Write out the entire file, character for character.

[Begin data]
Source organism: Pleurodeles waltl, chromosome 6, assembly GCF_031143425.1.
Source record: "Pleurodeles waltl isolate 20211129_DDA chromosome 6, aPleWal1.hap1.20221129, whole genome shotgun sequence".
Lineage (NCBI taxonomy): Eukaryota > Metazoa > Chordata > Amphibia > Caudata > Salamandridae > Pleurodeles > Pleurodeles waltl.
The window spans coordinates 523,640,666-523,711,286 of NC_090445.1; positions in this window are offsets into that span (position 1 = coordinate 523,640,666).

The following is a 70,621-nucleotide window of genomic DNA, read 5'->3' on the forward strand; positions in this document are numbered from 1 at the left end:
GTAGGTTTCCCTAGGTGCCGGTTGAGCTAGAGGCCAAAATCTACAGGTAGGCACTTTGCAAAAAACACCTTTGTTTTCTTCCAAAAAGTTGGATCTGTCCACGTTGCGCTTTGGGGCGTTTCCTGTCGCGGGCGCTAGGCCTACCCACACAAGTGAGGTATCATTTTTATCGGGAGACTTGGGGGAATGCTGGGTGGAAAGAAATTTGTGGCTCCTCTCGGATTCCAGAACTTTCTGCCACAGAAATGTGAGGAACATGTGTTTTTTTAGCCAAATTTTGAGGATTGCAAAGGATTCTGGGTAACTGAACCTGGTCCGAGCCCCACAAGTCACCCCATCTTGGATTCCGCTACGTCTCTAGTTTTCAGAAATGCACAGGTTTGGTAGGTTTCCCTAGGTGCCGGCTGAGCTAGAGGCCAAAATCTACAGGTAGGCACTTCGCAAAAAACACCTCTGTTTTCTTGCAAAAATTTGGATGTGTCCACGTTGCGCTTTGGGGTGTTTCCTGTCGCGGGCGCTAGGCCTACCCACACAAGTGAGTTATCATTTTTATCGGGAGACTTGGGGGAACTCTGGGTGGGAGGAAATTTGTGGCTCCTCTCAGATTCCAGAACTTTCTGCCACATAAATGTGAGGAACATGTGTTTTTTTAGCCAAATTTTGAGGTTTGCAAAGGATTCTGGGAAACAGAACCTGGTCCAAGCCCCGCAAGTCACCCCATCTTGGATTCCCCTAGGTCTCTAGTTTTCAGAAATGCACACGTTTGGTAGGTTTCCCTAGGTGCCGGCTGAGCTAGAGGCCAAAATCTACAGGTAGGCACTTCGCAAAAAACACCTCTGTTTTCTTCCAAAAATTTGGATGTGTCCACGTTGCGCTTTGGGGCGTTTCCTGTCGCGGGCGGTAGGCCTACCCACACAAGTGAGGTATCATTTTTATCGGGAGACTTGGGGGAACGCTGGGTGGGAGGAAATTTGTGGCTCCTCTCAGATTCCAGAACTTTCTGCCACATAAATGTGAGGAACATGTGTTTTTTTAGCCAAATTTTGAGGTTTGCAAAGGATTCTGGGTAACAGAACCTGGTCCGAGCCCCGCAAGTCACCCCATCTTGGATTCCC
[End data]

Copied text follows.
Source organism: Pleurodeles waltl, chromosome 6, assembly GCF_031143425.1.
Source record: "Pleurodeles waltl isolate 20211129_DDA chromosome 6, aPleWal1.hap1.20221129, whole genome shotgun sequence".
Lineage (NCBI taxonomy): Eukaryota > Metazoa > Chordata > Amphibia > Caudata > Salamandridae > Pleurodeles > Pleurodeles waltl.
The window spans coordinates 523,640,666-523,711,286 of NC_090445.1; positions in this window are offsets into that span (position 1 = coordinate 523,640,666).

The following is a 70,621-nucleotide window of genomic DNA, read 5'->3' on the forward strand; positions in this document are numbered from 1 at the left end:
GTAGGTTTCCCTAGGTGCCGGTTGAGCTAGAGGCCAAAATCTACAGGTAGGCACTTTGCAAAAAACACCTTTGTTTTCTTCCAAAAAGTTGGATCTGTCCACGTTGCGCTTTGGGGCGTTTCCTGTCGCGGGCGCTAGGCCTACCCACACAAGTGAGGTATCATTTTTATCGGGAGACTTGGGGGAATGCTGGGTGGAAAGAAATTTGTGGCTCCTCTCGGATTCCAGAACTTTCTGCCACAGAAATGTGAGGAACATGTGTTTTTTTAGCCAAATTTTGAGGATTGCAAAGGATTCTGGGTAACTGAACCTGGTCCGAGCCCCACAAGTCACCCCATCTTGGATTCCGCTACGTCTCTAGTTTTCAGAAATGCACAGGTTTGGTAGGTTTCCCTAGGTGCCGGCTGAGCTAGAGGCCAAAATCTACAGGTAGGCACTTCGCAAAAAACACCTCTGTTTTCTTGCAAAAATTTGGATGTGTCCACGTTGCGCTTTGGGGTGTTTCCTGTCGCGGGCGCTAGGCCTACCCACACAAGTGAGTTATCATTTTTATCGGGAGACTTGGGGGAACTCTGGGTGGGAGGAAATTTGTGGCTCCTCTCAGATTCCAGAACTTTCTGCCACATAAATGTGAGGAACATGTGTTTTTTTAGCCAAATTTTGAGGTTTGCAAAGGATTCTGGGAAACAGAACCTGGTCCAAGCCCCGCAAGTCACCCCATCTTGGATTCCCCTAGGTCTCTAGTTTTCAGAAATGCACACGTTTGGTAGGTTTCCCTAGGTGCCGGCTGAGCTAGAGGCCAAAATCTACAGGTAGGCACTTCGCAAAAAACACCTCTGTTTTCTTCCAAAAATTTGGATGTGTCCACGTTGCGCTTTGGGGCGTTTCCTGTCGCGGGCGGTAGGCCTACCCACACAAGTGAGGTATCATTTTTATCGGGAGACTTGGGGGAACGCTGGGTGGGAGGAAATTTGTGGCTCCTCTCAGATTCCAGAACTTTCTGCCACATAAATGTGAGGAACATGTGTTTTTTTAGCCAAATTTTGAGGTTTGCAAAGGATTCTGGGTAACAGAACCTGGTCCGAGCCCCGCAAGTCACCCCATCTTGGATTCCC